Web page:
July 7

1860 Gustav Mahler—in Kalist (Kalischt, Kaliste), Bohemia—died May 18, 1911, Vienna, Austro—Hungary (now Austria), best known in his own time as an Austrian conductor, but is now remembered as a composer . . . . 

In 1897, Mahler converted from Judaism to Roman Catholicism in order to secure a post as artistic director of the prestigious Vienna Opera (Jews were virtually prohibited from holding the post at that time). For the next ten years he stayed at Vienna, where he was noted as a great perfectionist. He ran the Opera for nine months of the year, spending the other three composing, mainly at Maiernigg, where he had a small house on the Worthersee. There he composed the Symphony No. 2 to the Symphony No. 8.

He married Alma Schindler (1879-1964) in 1902. They had two daughters, the elder of whom died in 1907. In the same year he discovered he had a diseased heart, and lost his job at Vienna, hounded out by a largely anti-Semitic press after trying to publicise his own music, which was not well received on the whole. Indeed, not until the performance of his Symphony No. 8 in 1910 did Mahler have a true public success with his music. The pieces he wrote after that were not performed in his lifetime. After his expulsion from the Vienna Opera, Mahler found work at the Metropolitan Opera in New York. He conducted a season there in 1908 and returned the next year to become conductor of the newly formed New York Philharmonic Orchestra. Around this time, he completed Das Lied von der Erde, and the Symphony No. 9, which turned out to be his last completed work. During his last visit to America in February 1911, he fell seriously ill and was taken back to Vienna at his request. He died there from blood poisoning in May 1911, leaving his tenth symphony incomplete.

Note: Adolf Hitler enjoyed many of Mahler's Wagner productions as a young man in Vienna. At one time, he had in his possession a letter of introduction to Mahler's brilliant set designer, [Alfred Roller] with the thought of working as a painter. According to his own testimony, every time he made the trip to introduce himself and ask for a job he ended up with cold feet, claiming to be intimidated by Roller's genius. He never did come around with the letter.

1898 Hawaii: The United States formally annexes the Hawaiian Islands. The Act provides that any person that was citizen of the Republic of Hawaii on or before August 12, 1898 would also be a citizen of the United States. (Niiya)

1914 Countdown to World War I: From the official minutes of the Austrian Ministerial Council Meeting which took place on 7 July 1914, some nine days following the assassination of Archduke Franz Ferdinand and his wife Sophie in Sarajevo on 28 June 1914.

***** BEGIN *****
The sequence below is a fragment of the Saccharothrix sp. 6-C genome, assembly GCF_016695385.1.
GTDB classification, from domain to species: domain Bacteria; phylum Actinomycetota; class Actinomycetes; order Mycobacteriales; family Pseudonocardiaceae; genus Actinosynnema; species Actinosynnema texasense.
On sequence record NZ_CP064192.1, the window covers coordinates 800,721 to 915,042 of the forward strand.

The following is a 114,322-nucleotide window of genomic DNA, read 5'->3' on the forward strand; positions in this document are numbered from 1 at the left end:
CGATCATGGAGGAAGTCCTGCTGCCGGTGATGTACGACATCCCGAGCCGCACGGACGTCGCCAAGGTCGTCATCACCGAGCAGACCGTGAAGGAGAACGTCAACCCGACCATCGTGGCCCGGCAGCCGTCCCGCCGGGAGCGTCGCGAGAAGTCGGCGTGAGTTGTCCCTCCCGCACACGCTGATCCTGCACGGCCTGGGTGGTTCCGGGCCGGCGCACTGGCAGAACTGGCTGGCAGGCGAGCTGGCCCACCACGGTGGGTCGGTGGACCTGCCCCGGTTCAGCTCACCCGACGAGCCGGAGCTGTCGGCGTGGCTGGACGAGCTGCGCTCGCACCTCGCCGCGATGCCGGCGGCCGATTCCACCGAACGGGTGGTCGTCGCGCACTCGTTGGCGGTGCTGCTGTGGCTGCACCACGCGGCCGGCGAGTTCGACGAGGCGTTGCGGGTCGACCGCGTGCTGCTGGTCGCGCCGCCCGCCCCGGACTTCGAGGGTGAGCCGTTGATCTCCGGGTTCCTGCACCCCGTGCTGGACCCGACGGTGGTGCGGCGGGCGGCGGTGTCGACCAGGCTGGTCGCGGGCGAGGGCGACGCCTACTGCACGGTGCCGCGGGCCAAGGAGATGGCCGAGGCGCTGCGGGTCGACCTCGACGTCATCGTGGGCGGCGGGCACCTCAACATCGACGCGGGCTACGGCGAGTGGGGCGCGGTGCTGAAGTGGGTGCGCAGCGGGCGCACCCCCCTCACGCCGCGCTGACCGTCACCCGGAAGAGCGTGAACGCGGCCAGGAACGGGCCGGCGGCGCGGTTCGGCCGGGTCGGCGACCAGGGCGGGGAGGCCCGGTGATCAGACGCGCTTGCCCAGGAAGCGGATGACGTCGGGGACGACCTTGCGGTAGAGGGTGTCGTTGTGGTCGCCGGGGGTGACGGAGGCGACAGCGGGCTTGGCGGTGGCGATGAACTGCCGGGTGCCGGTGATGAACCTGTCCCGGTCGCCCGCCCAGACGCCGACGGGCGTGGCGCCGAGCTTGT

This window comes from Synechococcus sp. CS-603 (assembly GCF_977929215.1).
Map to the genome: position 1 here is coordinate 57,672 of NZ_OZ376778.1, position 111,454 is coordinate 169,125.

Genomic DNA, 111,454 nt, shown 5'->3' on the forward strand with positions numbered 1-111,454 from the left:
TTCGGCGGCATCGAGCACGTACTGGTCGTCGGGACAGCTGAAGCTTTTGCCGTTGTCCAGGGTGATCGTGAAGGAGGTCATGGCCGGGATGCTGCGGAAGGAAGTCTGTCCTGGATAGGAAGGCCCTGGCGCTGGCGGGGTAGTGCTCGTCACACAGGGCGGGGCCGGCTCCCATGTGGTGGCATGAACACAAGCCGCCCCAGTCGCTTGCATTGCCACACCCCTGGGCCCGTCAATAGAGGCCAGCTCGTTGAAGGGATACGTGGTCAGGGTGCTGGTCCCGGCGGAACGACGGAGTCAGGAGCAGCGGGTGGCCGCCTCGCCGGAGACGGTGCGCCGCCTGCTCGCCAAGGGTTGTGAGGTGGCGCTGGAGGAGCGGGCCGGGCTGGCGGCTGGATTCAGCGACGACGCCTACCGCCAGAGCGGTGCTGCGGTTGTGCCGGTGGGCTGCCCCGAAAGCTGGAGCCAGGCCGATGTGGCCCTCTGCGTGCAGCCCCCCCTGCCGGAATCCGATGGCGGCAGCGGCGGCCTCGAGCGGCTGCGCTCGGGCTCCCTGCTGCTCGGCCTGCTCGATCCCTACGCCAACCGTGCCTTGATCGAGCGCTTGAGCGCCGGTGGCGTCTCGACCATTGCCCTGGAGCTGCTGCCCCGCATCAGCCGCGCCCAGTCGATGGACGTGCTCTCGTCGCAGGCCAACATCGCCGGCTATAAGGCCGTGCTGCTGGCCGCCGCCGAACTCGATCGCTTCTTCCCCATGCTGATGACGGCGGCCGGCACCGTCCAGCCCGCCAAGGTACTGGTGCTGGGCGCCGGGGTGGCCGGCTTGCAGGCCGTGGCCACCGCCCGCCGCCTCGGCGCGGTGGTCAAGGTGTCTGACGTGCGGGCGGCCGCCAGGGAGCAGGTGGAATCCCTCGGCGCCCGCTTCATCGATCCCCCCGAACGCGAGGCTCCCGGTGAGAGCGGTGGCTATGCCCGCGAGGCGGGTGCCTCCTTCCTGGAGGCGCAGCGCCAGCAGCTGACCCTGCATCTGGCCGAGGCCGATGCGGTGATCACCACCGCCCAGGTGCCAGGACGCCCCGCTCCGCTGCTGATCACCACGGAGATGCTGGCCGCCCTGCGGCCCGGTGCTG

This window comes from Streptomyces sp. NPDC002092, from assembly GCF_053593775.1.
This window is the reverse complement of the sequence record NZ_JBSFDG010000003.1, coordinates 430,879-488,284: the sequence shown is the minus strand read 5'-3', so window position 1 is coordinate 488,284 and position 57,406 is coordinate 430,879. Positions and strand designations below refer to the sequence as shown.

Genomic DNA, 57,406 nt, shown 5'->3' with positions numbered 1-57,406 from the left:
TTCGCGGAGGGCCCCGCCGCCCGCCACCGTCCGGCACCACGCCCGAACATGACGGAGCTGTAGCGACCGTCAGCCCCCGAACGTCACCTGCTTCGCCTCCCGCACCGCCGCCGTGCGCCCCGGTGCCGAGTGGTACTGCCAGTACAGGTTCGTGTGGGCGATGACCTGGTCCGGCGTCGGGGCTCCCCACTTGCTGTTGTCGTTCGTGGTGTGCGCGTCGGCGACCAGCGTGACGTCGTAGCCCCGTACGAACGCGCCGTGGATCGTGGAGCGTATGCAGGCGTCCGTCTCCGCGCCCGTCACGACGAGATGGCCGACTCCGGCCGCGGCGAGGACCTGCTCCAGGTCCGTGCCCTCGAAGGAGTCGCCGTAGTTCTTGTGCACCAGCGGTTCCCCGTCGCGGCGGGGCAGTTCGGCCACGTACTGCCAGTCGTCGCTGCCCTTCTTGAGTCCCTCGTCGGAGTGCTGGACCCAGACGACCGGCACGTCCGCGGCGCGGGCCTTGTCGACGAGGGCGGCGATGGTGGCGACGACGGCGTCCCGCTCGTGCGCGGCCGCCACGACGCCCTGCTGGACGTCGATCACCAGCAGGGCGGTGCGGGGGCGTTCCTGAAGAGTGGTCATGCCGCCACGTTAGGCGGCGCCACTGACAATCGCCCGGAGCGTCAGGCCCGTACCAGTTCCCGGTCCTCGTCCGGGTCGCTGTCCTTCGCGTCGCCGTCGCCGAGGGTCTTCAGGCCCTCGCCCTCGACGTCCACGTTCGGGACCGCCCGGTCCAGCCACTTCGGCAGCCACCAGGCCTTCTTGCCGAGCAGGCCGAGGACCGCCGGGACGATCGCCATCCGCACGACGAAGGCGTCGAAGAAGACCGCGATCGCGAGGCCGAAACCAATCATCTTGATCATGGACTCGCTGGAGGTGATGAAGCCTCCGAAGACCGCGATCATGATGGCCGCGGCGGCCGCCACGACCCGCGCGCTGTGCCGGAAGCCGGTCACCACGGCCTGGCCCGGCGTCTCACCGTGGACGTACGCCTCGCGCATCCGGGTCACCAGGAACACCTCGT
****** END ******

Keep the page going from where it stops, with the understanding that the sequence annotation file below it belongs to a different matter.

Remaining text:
So decisive a blow could not be dealt without previous diplomatic preparation; consequently he had approached the German Government. The conversations at Berlin had led to a very satisfactory result, inasmuch as both the Emperor William and Herr von Bethmann Hollweg had most emphatically assured its of Germany's unconditional support in the case of hostilities with Serbia.

Meanwhile, we still had to reckon with Italy and with Rumania, and here he agreed with the Berlin Cabinet that it would be better to negotiate and be prepared for any claims to compensation which might arise. He was clear in his own mind that hostilities with Serbia would entail war with Russia. Russia, however, was now playing a far-seeing game, and was calculating on a policy of being able to unite the Balkan States, including Rumania, with the eventual objective of launching them at an appropriate moment against the Monarchy.

1915 World War I: List Regiment: Gefreiter Adolf Hitler's 16 Reserve Infantry Regiment continue t occupy a position at Fromelles—pictured above in a drawing by Hitler—on a level field with water channels, willow trees and willow stalks; in the distance towards the enemy lines lies an insignificant wood with barbed wire entanglements. Under the direction of their defense-minded commander, Lieutenant General Gustav Scanzoni von Lichtenfels, the regiment works ceaselessly day and night to further fortify their position at Fromelles while fighting off repeated assaults by the enemy. [For further details, Click here.]

1916 World War I: List Regiment: Gefreiter Adolf Hitler endures trench warfare in Flanders (Artois) with 3 Company, 16 Reserve Infantry Regiment. [For further details, Click here.]

1917 World War I: Various:

Russian Army Commander-in-Chief Alexei Brusilov's Official Announcement of the Kerenski Offensive:

In the direction of Zloczow [on the Lemberg-Tarnopol railway], in the region of Batkow-Manajow, after artillery preparation, our infantry attacked the strongly fortified positions of the enemy and occupied three lines of trenches, but towards evening the enemy succeeded, by a series of counter-attacks, in pressing back our detachments. On the sector of the heights north of Presowce, Lawrykowce, Trawotloki, Hodow [all near Zborow and north of Brzezany], and the wood to the west of Koniuchy, our detachments conducted an offensive and engaged in a stubborn battle throughout the day of July 6th. Fortified positions constantly changed hands. The enemy bringing up fresh reserves, executed a series of counter-attacks. The more formidable of these counter-attacks came from the direction of the village Urlow and the woods to the west of Koniuchy, where in certain places the enemy succeeded in pressing back our attacking detachments. Towards the evening there remained in our hands the heights to the northwest of Presowce, the villages of Lawrykowce and Trawotloki, and the heights to the east of Hodow. In the battle of July 6th we captured 17 officers and 672 Men. In the direction of Zloczow during the night of July 6th-7th the enemy launched energetic counter-attacks on the front of Hodow and in the wood to the west of Koniuchy, attempting to dislodge our troops from the positions which they captured in the battle on July 6th. All these attacks were repelled. Attacks by dense enemy columns supported by armoured motor-cars west of Byszki, were also repelled.